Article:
‘(1) Where a business or part of a business is transferred to another owner by a legal transaction, the rights and obligations arising from the employment relationships existing on the date of the transfer shall pass to that owner. Where those rights and obligations are subject to the provisions of a collective agreement or works agreement, they shall be incorporated into the employment relationship between the new owner and the employee and may not be amended in a manner unfavourable to the employee for at least one year following the date of the transfer. The second sentence shall not apply where the rights and obligations under the new owner are subject to the provisions of a different collective agreement or different works agreement. The rights and obligations may be amended before expiry of the period prescribed in the second sentence if the collective agreement or works agreement ceases to apply or if either party to a different collective agreement, which the new owner and the employee agree is applicable, is not bound by its provisions.
(2) The former employer and the new owner shall be jointly and severally liable in respect of obligations under subparagraph 1 if such obligations arose before the transfer date and fall to be met within one year of that date. However, if such obligations fall to be met after the transfer date, the former employer shall be liable only in respect of the period prior to the transfer date.
(3) Subparagraph 2 shall not apply where a legal person or a commercial partnership is dissolved by means of a reorganisation.
(4) Termination of an employee’s employment relationship by the former employer or new owner by reason of the transfer of a business or part of a business shall be without effect. This shall be without prejudice to the right to give notice on other grounds.
(5) The former employer or new owner shall be required to give written notification, prior to a transfer, to employees affected by that transfer of:
1. the date or proposed date of the transfer;
2. the reasons for the transfer;
3. the legal, economic and social implications of the transfer for the employees, and
4. any measures envisaged in relation to the employees.
(6) Employees may object in writing to the transfer of their employment relationships within one month of receipt of the notification under subparagraph 5. Objections may lie against the former employer or the new owner.’
Baxter and others v Marks and Spencer plc and another
Employment – Continuity – Transfer of trade, business or undertaking – Tribunal holding that TUPE regulations applicable – Tribunal concluding no breach by employer of duty to inform and consult save in one respect for which it did not award damages – Whether tribunal in error – Transfer of Undertakings (Protection of Employment) Regulations 1981, reg 10.
The appeal would be dismissed.
The applicants had failed to make out their contentions that the tribunal had erred in reaching its decision.
No detriment was found to have resulted from the employer’s technical breach in failing to supply the elected representatives after their election with the information which had been supplied before the election. It could not therefore sensibly be said that it was a misapplication of the tribunal’s discretion to award no compensation at all, nor that the decision undermined the purpose of the regulations or was contrary to public policy, as contended for by the applicants.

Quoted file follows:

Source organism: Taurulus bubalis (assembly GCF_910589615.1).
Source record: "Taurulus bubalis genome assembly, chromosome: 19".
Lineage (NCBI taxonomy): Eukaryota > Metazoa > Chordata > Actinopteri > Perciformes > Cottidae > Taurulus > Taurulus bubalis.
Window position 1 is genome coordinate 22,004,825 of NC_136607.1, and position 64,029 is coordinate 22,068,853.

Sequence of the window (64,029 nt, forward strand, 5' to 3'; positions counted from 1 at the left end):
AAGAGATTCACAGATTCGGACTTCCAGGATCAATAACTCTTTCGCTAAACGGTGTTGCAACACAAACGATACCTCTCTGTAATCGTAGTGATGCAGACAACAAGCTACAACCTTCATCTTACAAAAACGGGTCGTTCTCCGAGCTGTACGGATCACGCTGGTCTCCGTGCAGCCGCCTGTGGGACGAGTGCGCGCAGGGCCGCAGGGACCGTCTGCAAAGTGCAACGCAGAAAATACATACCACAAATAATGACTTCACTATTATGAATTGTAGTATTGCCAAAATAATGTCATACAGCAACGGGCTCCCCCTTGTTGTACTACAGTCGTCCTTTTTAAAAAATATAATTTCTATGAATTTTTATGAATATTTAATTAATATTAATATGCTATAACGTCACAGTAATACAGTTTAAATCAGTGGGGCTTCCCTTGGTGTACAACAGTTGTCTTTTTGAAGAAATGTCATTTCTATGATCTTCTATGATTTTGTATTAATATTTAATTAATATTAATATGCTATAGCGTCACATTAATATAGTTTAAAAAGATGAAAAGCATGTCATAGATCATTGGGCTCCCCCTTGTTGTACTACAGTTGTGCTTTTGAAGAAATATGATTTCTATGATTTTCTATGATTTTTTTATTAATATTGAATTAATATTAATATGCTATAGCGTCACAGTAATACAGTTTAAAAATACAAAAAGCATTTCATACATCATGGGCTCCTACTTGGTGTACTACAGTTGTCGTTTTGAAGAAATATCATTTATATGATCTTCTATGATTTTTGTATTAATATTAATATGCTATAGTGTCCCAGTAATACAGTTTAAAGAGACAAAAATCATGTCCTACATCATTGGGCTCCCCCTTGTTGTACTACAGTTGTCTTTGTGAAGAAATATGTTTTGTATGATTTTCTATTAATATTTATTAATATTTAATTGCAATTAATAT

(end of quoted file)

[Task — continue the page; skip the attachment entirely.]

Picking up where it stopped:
Moir v Heart of England Housing and Care Ltd
Employment tribunal – Hearing – Intervention of chairman – Employee maintaining intervention deflecting her from valid cross examination on issue later relied on by tribunal to reach decision – Whether employee having unfair hearing.
The appeal would be allowed.
In all the circumstances, the intervention of the chairman was not fair and would certainly have led an outside observer to say that there had not been a fair hearing.
On the evidence, the employee’s representative had been deflected from a course of action that he should have been allowed to pursue. One of the employer’s arguments was clearly that the company was in a precarious financial situation, and, if the accounts presented a more rosy picture, that was an issue that the employee was entitled to have put to witnesses.
Porter v Magill  1 All ER 465 applied.
McCormack and others v Scottish Coal Company Ltd
Employment – Continuity – Transfer of trade, business or undertaking – Employer operating in the mining industry – Employment tribunal and Employment Appeal Tribunal finding relevant transfer of an undertaking had taken place – Whether tribunal and appeal tribunal erring in law.
The appellant employer was a mining company that had entered into a transaction with CM Ltd relating to the carrying on of mining activities at an open cast mining site in Ayrshire. The majority of CM Ltd’s employees became employees of the employer following the transaction. Subsequently, the employees commenced proceedings before the employment tribunal, which held that the Transfer of Undertakings (Protection of Employment) Regulations 1981 had applied to the employer/CM Ltd transaction. The employer appealed to the Employment Appeal Tribunal. The appeal tribunal dismissed the appeal and remitted the case to the tribunal for further directions on the basis that there had been a relevant transfer of CM Ltd’s undertaking to the employer. The employer appealed.
The employer contended that the tribunal and the appeal tribunal had failed to follow the guidance in European authorities that provided that the characterisation of an undertaking as labour-intensive or, in the alternative, as asset-reliant, was determinative of the issue of whether there had been a transfer of an undertaking.
The appeal would be allowed.
It was clear that the findings of the tribunal had not provided a proper basis in fact on which to consider the application of the guidance provided by the Court of Justice, the Court of Appeal and the Employment Appeal Tribunal. There were no findings in fact that reflected an appreciation by the tribunal of the economic realities of the arrangements for provision of plant and labour for use at the site.
In assessing the degree of importance to be given to plant, and the transfer or non-transfer of it as part of the transaction, the national court had to have regard to all the circumstances and had to take into account the type of undertaking or business transferred, having regard in particular to the sector of activity in which it operated. That required a close examination of the wider industry context, and the activities of the predecessor entity within that context. It was in the light of that inquiry that the national court had to determine what were the essential and indispensable elements required in order for the economic entity to carry on operating and establishing whether the relevant elements had been taken over by the transferee.
The case would be remitted to the tribunal for a hearing de novo.